Thousands of shoppers excitedly gathered at the end of April for the opening of one of the largest malls in South Africa set between Johannesburg and Pretoria.

The Mall of Africa has opened.

The Mall of Africa has over 300 shops, including global brands such as Zara, H&M and even Starbucks. The push for these global brands is to attract the increase of young consumers in Africa’s economy, which is thriving on the demand for commodities.

However, the opening comes at a time where the economy is worsening in South Africa with rising interest rates and increased pricing makes buying more of a luxury than a necessity and demand for exports like gold and other metals in waning. A portfolio manager at Gryphon Asset Management Reuben Beelders hints at risk for “overbuilding in South Africa.”

Interior of Nelson Mandela Square Mall, Sandton, Johannesburg, Gauteng, South Africa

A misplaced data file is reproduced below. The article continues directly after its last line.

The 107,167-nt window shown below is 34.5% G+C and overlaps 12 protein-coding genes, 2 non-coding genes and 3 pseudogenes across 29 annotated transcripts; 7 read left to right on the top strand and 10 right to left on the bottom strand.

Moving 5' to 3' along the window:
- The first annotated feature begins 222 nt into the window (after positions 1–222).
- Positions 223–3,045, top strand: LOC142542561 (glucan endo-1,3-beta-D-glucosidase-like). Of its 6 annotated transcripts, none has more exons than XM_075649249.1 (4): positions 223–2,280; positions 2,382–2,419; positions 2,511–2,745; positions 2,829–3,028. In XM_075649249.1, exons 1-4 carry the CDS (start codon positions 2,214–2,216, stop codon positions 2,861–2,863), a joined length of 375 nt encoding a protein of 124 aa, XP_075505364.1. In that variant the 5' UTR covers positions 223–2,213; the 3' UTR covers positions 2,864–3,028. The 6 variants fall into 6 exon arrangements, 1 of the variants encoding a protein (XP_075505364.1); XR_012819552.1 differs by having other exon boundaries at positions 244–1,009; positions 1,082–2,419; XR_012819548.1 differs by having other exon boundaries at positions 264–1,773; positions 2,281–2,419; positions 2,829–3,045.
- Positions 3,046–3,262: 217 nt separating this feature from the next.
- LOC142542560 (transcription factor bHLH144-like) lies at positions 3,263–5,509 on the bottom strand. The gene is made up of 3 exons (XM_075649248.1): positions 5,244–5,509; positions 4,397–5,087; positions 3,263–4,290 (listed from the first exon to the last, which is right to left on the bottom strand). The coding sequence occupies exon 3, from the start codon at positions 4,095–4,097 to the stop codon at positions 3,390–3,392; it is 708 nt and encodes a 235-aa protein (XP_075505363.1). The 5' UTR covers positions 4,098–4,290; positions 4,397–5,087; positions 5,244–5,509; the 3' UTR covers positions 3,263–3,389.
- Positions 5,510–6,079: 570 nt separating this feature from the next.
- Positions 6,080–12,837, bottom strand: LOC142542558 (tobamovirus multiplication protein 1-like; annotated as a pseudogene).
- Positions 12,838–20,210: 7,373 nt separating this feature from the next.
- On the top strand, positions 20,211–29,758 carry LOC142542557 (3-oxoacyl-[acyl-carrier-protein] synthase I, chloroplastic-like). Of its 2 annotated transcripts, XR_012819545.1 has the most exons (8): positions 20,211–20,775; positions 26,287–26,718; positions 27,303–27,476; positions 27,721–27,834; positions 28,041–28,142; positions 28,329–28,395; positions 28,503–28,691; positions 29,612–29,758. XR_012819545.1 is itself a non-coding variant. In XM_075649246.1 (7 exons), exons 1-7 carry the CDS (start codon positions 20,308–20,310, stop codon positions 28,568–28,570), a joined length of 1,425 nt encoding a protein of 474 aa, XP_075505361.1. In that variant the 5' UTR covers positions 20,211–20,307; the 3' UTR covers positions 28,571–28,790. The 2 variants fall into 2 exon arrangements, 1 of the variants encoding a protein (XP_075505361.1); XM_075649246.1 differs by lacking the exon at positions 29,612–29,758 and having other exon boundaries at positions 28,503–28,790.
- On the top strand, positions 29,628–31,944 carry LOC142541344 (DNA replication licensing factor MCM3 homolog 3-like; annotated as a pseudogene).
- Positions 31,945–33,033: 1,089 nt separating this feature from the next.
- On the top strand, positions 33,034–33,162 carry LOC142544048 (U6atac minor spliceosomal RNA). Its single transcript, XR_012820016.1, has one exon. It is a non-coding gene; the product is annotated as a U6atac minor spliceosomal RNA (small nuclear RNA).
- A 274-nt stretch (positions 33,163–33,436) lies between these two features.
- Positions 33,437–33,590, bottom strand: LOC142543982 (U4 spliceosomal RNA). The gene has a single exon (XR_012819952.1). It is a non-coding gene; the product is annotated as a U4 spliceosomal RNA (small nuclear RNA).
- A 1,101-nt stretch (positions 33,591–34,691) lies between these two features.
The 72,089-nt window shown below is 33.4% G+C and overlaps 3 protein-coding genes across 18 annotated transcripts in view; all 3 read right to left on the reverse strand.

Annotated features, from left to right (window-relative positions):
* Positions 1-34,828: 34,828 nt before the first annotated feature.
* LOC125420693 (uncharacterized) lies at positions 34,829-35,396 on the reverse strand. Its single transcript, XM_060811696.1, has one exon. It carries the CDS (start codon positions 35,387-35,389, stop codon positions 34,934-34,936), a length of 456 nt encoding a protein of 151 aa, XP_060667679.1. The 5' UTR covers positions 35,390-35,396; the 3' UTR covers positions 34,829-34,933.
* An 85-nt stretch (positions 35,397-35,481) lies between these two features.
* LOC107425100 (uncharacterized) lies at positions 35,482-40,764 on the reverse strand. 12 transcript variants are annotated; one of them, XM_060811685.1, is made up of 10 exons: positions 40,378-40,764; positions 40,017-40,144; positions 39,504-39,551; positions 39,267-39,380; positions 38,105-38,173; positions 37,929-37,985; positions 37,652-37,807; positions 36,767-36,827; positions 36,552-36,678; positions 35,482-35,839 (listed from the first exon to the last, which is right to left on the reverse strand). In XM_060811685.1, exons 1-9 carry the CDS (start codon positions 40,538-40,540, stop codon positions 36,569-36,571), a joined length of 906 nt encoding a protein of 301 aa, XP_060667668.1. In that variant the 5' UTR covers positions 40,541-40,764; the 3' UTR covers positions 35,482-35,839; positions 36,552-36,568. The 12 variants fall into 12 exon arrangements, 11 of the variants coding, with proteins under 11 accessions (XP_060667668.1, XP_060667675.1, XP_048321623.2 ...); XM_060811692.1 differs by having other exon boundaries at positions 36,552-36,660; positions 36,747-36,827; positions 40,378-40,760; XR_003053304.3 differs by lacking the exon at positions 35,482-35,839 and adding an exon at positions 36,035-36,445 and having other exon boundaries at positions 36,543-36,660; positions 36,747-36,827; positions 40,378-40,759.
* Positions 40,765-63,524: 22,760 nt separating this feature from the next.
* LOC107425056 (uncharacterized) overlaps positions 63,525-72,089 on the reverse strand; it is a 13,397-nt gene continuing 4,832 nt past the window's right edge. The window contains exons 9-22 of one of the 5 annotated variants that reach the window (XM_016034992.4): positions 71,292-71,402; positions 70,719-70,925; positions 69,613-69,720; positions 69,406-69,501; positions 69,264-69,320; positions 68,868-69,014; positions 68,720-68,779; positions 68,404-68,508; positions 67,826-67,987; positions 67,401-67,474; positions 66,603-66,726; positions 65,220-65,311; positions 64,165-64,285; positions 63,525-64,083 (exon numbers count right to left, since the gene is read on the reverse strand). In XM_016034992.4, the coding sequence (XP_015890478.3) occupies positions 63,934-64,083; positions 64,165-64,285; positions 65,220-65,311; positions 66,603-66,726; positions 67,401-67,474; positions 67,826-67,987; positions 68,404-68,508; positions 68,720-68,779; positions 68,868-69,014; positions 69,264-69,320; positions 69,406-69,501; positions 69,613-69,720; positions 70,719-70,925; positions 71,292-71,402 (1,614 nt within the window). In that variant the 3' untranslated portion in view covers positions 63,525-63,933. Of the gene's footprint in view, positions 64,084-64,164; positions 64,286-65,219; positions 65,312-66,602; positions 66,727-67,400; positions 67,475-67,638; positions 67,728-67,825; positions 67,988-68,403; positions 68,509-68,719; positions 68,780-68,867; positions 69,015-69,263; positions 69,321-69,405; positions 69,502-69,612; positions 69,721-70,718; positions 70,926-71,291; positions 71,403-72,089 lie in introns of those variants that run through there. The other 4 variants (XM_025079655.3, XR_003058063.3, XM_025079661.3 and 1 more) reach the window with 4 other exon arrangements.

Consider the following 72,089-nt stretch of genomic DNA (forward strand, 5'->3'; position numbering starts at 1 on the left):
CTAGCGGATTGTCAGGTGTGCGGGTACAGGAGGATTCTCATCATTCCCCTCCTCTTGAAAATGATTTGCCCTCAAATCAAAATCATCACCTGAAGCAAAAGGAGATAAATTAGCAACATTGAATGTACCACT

Source: Ian Trower / Getty

The central bank is predicted to raise interest rates to slow down inflation that has been driven by wage hikes and surging food prices after the worst drought seen in decades.

“Interest rate hikes and slower salary increases will limit the employee’s ability to spend. This is bad news for large item sales like cars and furniture. It is likely that retailers will struggle for real growth in the next few months.” ~ Mike Schüssler, chief economist at Economists.co.za

With political uncertainty unsettling the rand currency, imports are more expensive and investors more frugal. Nevertheless, retailers are optimistic.

“We see a lot of potential in South African and in Africa…this is our third flagship store that we have opened in a matter of six or seven months.” ~ Amelia-May Woudstra, the public relations country manager for H&M South Africa

New malls have created thousands of jobs, which is needed. Currently, nearly half of all credit-holding South Africans or 9.9 million people are overindebted, according to Debt Rescue.

Nevertheless, this massive mall is satisfying the needs of South Africans. Retail sales grew by 4.1 percent year-on-year in February but are predicted to slow down.

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